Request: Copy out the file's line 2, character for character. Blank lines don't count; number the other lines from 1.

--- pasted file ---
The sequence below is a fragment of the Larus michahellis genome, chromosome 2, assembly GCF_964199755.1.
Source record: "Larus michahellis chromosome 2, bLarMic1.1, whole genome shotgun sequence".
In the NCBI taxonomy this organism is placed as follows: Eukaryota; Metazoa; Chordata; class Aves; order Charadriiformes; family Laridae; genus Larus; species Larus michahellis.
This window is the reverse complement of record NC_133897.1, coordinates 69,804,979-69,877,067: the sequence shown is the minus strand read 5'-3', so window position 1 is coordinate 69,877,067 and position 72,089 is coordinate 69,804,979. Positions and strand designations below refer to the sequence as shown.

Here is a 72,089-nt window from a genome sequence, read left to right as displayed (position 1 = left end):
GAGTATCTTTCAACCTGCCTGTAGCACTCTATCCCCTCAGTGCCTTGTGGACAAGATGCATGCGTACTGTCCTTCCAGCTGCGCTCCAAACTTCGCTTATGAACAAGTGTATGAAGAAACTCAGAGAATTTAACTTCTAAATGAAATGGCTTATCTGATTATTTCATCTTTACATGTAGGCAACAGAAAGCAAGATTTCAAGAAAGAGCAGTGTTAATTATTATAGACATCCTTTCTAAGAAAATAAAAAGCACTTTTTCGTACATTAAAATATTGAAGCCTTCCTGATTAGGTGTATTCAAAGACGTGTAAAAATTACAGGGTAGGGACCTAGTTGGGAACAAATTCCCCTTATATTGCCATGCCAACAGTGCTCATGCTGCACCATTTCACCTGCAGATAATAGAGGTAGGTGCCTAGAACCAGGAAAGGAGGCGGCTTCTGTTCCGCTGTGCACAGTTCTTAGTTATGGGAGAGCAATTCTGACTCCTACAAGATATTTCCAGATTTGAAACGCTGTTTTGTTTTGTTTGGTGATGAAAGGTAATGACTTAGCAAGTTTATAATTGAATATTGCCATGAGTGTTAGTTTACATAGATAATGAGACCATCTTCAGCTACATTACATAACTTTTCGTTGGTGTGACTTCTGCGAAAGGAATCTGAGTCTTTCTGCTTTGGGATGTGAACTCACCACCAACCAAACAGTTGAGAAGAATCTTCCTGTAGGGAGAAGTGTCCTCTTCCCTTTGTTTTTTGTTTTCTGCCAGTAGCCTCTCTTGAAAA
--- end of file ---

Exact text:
Source record: "Larus michahellis chromosome 2, bLarMic1.1, whole genome shotgun sequence".